Blue Lightning

Blue Lightning started life on the Atari Lynx, and is one of the most highly respected shooters on that system. Its kind of like Atari's answer to Sega's After Burner - you choose a fighter plane or a bomber and fly through missions taking out enemy ground and air units with guns, bombs, missiles, sharp sticks and harsh language. The Lynx game in particular impressed me with it's graphics, which are really quite good for a handheld system of that generation - massive sprites, smooth scrolling, fluid gameplay. All ingredients for a great gaming experience. So then, what of the (slightly) more recent Blue Lightning on the Jaguar CD? Blue Lightning CD was a pack-in game for the system, and I can imagine that it was used as a showcase for what the CD medium was capable of. In this respect, it really shines - there are lots of cool video clips (the picture quality of which is far superior to anything I've seen on the Mega CD) and loads of speech. To be honest, there is probably a little bit too much in the way of FMV - every menu advancement leads to a video clip...but these can be skipped if you get bored of them. Clearly, Atari were keen to promote the CD unit's ability to do video...and Blue Lightning is a very good advert for those capabilities.

FMV aside, how does Blue Lightning fare in other areas? Well...quite good if I'm honest. I had only ever seen static screens of Blue Lightning prior to actually owning it, and it does look a little ropey...but once you see it move I'm sure you'll agree that it does look impressive for the time. Granted, the engine is hardly dealing with polygons or complex visual effects, but what it does do (throw sprites around), it does very well indeed. The sprite scaling is smooth, the planes move well, the way background objects appear on the horizon and sort of 'grow' as you approach them is quite a cool effect. And even though the gameplay is rather basic in that you simply fly forwards into the screen shooting stuff, avoiding enemy fire and dropping bombs (and flying over and around buildings and mountains) it can get quite frantic as your health meter dwindles and you're getting close to finishing a stage. Music is the usual 'Top Gun' style guitar-heavy rock music...but it fits perfectly with the style of the game.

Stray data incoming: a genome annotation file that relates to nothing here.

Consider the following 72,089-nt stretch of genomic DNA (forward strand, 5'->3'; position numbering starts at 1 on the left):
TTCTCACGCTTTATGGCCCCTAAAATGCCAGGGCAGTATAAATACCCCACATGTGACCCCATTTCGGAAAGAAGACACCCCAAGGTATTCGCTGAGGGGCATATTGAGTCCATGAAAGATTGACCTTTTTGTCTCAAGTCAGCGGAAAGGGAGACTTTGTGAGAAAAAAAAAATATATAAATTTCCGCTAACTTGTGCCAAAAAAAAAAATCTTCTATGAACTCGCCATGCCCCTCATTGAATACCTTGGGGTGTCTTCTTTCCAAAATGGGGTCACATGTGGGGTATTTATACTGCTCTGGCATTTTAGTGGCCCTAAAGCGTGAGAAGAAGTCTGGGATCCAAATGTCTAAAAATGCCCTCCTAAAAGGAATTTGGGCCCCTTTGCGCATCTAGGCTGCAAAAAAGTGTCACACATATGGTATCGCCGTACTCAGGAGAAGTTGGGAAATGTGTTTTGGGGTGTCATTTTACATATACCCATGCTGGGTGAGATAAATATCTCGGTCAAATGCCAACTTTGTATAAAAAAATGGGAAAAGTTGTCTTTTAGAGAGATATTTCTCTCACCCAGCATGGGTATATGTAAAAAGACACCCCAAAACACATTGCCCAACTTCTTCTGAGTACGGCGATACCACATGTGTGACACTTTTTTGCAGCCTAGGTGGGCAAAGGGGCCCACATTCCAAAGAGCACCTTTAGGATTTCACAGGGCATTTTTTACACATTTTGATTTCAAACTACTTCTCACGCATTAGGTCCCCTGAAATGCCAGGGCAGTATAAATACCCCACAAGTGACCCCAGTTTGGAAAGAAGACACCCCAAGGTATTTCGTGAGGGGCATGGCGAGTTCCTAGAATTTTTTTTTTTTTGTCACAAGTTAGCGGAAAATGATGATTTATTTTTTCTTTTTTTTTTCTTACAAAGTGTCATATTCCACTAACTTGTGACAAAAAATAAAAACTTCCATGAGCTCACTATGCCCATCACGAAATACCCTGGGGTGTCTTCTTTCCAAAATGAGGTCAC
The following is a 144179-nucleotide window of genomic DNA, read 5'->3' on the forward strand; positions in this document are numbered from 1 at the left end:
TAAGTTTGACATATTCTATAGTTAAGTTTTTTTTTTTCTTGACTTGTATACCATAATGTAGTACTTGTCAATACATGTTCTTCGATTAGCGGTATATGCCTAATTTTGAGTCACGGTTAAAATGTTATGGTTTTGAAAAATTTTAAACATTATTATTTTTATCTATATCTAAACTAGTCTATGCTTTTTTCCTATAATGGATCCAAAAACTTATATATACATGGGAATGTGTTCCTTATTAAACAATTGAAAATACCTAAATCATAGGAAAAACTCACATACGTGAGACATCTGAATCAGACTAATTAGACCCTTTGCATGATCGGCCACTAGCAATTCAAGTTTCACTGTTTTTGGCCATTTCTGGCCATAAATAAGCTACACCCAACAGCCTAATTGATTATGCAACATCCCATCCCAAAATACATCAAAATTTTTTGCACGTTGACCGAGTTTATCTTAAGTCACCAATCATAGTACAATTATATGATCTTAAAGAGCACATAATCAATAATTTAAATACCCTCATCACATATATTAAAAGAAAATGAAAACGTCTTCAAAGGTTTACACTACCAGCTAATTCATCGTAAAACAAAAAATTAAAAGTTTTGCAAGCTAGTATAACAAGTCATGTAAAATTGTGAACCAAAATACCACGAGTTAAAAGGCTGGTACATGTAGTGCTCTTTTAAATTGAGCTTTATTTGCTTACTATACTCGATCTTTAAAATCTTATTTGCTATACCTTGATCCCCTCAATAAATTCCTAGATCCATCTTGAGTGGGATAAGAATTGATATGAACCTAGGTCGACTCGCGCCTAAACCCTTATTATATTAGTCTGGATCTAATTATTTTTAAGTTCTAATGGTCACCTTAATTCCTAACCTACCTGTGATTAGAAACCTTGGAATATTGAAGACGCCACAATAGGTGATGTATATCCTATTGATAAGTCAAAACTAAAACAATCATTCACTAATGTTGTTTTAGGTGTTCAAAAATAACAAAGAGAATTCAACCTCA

When it comes to actually playing, you can jump in 'instant action' style and just play random stages from the game, but in this mode you only get one life and is really only a way of sampling the game I guess. The main gameplay mode though, is a sort of 'career,' where you must first complete a selection of training missions and then be assigned to the blue Lightning squadron before being shown a world map from which campaigns are chosen. Successfully completing missions (which vary between escort missions or blowing up ground targets etc) allows you to unlock better planes which in turn have more abilities (for example you can unlock a Harrier which has the ability to hover on the spot). When I sat down to play Blue Lightning with a view to creating this article, I didn't expect to be playing for long as the game generally gets pretty poor reviews...but I found myself getting quite engrossed. It definitely has that rare 'one more go' factor, and the variety of planes and mission types, as well as a multitude of different environments in which to blow shit up helps to make it a pretty engaging arcade shooter. It's certainly not up there with After Burner, but as a free pack-in game, I've seen and played much, much worse than Blue Lightning. Oh, and it also features the voice acting of Rob Brydon. So that's two Jaguar games he features in, and counting...

















No comments:

Post a Comment